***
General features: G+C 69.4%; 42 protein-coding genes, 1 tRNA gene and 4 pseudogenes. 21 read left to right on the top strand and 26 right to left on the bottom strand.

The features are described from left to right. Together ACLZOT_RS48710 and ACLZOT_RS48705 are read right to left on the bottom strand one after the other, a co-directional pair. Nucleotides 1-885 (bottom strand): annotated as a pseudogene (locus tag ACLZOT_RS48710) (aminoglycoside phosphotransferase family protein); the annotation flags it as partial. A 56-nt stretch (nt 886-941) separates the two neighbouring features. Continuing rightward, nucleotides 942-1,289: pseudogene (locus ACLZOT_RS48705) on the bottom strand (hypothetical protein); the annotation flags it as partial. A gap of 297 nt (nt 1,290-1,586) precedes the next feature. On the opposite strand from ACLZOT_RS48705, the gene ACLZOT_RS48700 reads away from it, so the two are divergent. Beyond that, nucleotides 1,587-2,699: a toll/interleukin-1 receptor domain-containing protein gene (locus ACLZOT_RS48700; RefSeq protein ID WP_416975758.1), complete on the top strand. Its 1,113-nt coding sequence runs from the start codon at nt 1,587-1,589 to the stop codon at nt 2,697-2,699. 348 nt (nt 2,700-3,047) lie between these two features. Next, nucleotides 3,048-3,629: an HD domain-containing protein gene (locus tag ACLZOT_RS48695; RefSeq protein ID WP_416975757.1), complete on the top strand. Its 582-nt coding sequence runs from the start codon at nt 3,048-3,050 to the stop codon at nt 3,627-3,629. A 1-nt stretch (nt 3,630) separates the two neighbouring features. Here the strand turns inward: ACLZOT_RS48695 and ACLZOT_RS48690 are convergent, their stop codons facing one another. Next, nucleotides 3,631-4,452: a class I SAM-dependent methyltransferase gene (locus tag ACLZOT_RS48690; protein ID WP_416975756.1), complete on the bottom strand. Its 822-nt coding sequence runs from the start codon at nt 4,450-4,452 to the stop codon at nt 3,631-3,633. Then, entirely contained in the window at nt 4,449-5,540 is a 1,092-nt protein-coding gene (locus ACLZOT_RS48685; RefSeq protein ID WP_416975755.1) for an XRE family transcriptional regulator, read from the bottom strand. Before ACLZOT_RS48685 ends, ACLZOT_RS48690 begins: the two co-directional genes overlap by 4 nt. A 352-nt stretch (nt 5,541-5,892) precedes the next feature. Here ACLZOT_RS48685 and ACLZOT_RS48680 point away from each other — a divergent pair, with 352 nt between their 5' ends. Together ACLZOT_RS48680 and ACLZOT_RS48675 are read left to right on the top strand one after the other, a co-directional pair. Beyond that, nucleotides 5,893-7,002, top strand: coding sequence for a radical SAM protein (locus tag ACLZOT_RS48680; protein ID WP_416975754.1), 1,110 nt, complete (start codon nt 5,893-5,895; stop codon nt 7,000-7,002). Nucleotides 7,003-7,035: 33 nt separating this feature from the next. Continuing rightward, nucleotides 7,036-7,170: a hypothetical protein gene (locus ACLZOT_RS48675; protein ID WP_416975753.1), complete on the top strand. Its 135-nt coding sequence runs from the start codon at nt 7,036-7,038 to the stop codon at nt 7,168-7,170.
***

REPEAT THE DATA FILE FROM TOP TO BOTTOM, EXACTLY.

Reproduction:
General features: G+C 69.4%; 42 protein-coding genes, 1 tRNA gene and 4 pseudogenes. 21 read left to right on the top strand and 26 right to left on the bottom strand.

The features are described from left to right. Together ACLZOT_RS48710 and ACLZOT_RS48705 are read right to left on the bottom strand one after the other, a co-directional pair. Nucleotides 1-885 (bottom strand): annotated as a pseudogene (locus tag ACLZOT_RS48710) (aminoglycoside phosphotransferase family protein); the annotation flags it as partial. A 56-nt stretch (nt 886-941) separates the two neighbouring features. Continuing rightward, nucleotides 942-1,289: pseudogene (locus ACLZOT_RS48705) on the bottom strand (hypothetical protein); the annotation flags it as partial. A gap of 297 nt (nt 1,290-1,586) precedes the next feature. On the opposite strand from ACLZOT_RS48705, the gene ACLZOT_RS48700 reads away from it, so the two are divergent. Beyond that, nucleotides 1,587-2,699: a toll/interleukin-1 receptor domain-containing protein gene (locus ACLZOT_RS48700; RefSeq protein ID WP_416975758.1), complete on the top strand. Its 1,113-nt coding sequence runs from the start codon at nt 1,587-1,589 to the stop codon at nt 2,697-2,699. 348 nt (nt 2,700-3,047) lie between these two features. Next, nucleotides 3,048-3,629: an HD domain-containing protein gene (locus tag ACLZOT_RS48695; RefSeq protein ID WP_416975757.1), complete on the top strand. Its 582-nt coding sequence runs from the start codon at nt 3,048-3,050 to the stop codon at nt 3,627-3,629. A 1-nt stretch (nt 3,630) separates the two neighbouring features. Here the strand turns inward: ACLZOT_RS48695 and ACLZOT_RS48690 are convergent, their stop codons facing one another. Next, nucleotides 3,631-4,452: a class I SAM-dependent methyltransferase gene (locus tag ACLZOT_RS48690; protein ID WP_416975756.1), complete on the bottom strand. Its 822-nt coding sequence runs from the start codon at nt 4,450-4,452 to the stop codon at nt 3,631-3,633. Then, entirely contained in the window at nt 4,449-5,540 is a 1,092-nt protein-coding gene (locus ACLZOT_RS48685; RefSeq protein ID WP_416975755.1) for an XRE family transcriptional regulator, read from the bottom strand. Before ACLZOT_RS48685 ends, ACLZOT_RS48690 begins: the two co-directional genes overlap by 4 nt. A 352-nt stretch (nt 5,541-5,892) precedes the next feature. Here ACLZOT_RS48685 and ACLZOT_RS48680 point away from each other — a divergent pair, with 352 nt between their 5' ends. Together ACLZOT_RS48680 and ACLZOT_RS48675 are read left to right on the top strand one after the other, a co-directional pair. Beyond that, nucleotides 5,893-7,002, top strand: coding sequence for a radical SAM protein (locus tag ACLZOT_RS48680; protein ID WP_416975754.1), 1,110 nt, complete (start codon nt 5,893-5,895; stop codon nt 7,000-7,002). Nucleotides 7,003-7,035: 33 nt separating this feature from the next. Continuing rightward, nucleotides 7,036-7,170: a hypothetical protein gene (locus ACLZOT_RS48675; protein ID WP_416975753.1), complete on the top strand. Its 135-nt coding sequence runs from the start codon at nt 7,036-7,038 to the stop codon at nt 7,168-7,170.